Recently Katharine, a Premium podcast member, asked for my advice on collaborating with a research partner. She wrote, “While I am primarily a digital researcher, and have divested myself of duplicate papers, my research buddy uses a lot of binders and has many unconnected families in various computer genealogy programs. We need a good way to collect and focus our research.”
As it happens, Genealogy Gems Contributing Editor Sunny Morton and I just co-wrote an article on this topic. “Teaming Up” appears in the December 2013 issue of Family Tree Magazine. In honor of this article, we’ve prepared a companion series of blog posts on collaborating and are hosting a FREE giveaway for a digital subscription to Family Tree Magazine.
First, check out these strategies for deciding how to work with someone.
First, don’t judge or try to change each other too much. If one of you really wants to learn new tech tools or organizational methods, that’s great. But your strategy for staying organized and connected should be as easy as possible for both of you so you can focus on the research itself. Requiring an old-school genealogist to suddenly master Skype, Evernote and Dropbox to work together might be as unfair as asking a newbie researcher to locate unindexed court records and transcribe them in German!
Next, play to your strengths. Is one of you super organized, or a fast typist, or great at merging GEDCOMS or another skill that would move your project forward? Does only one of you have direct access to certain research materials (databases, manuscript sources, etc)? Talk about your individual strengths and interests and then divide the workload accordingly.
Mix it up. Often in any collaboration, one person is more tech-savvy than the other. Sometimes a combination of traditional and up-to-the-minute technologies will work best. For example, maybe you’ll decide to keep your shared files in Dropbox but communicate by old-fashioned telephone instead of Skype. Maybe one of you will organize everything online (or at least on the computer) and then mail printouts to a non-computer-user for review.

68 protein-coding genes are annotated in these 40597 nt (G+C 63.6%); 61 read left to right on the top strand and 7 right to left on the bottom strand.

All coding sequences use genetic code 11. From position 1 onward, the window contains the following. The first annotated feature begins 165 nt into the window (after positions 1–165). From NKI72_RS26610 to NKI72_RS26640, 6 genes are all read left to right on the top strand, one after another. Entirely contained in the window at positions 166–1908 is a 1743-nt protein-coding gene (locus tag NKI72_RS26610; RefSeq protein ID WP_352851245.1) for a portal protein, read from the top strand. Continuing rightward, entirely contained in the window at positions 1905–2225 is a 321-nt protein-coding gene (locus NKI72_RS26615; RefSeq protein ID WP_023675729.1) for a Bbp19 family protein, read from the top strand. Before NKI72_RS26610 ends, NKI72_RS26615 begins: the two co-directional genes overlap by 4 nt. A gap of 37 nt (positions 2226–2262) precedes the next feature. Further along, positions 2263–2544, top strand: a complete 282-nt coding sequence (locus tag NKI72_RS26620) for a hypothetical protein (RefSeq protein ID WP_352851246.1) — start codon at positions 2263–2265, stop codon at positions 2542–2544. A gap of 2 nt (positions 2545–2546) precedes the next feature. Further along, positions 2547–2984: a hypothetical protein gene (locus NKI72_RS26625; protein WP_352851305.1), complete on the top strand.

Watch this blog for more on technology tools for collaborating, and check out our article (which has lots of great exclusive stuff!) in the December 2013 issue of Family Tree Magazine , available by digital and print subscription.
Check out the other posts in this series:
Recently we reported changes in the Ancestry.com site, now available to all U.S. customers. Genealogy Gems follower Nora then emailed us with three things she loves about the new Ancestry experience, and her instructions for merging facts related to the same life event. Below are her comments; I’ve added screen shots for the sake of illustration that don’t pertain to Nora’s ancestors.
“I’ve been playing around with the new version of Ancestry.com, and have the following comments:
In some cases, it is clearly not your ancestor, but sometimes you just aren’t sure. If you click “Yes,” you get the usual screen where you compare the items in the record to your tree and decide which points you want to use as “preferred” before you save the source to the individual in your tree.
If you click “No”, the hint gets put in the “Ignored” list. Yes, you could always go back and review these again, but you had to dig through all the entries that clearly did not relate to your ancestor. With the addition of “Maybe” there is now an “Undecided” list. If you think it is possible that this is your ancestor, but don’t yet have any additional information that would support an unconditional “Yes, save this to my ancestor” reaction, you can click “Maybe.” Then, when something else shows up in your research that supports that hint, you can search back through the “Undecided” list under hints for that ancestor, and maybe go ahead and save the info to them in your tree.
THUMBS-UP ON LIFESTORY VIEW. “I quite like the LifeStory view, especially as it gives the option to remove items you don’t want to include. For instance, the 1860 U.S. Federal census shows my ancestor as residing in New York, NY. She was actually visiting her parents with her firstborn, a toddler son named for her father. Her actual home at the time was in California.
Because I entered the census info on Ancestry, her LifeStory suddenly included “current event” items for New York in the years between the 1860 and 1870 censuses. While these are appropriate in her parents’ records, they are not applicable to her, as she returned to California and her husband.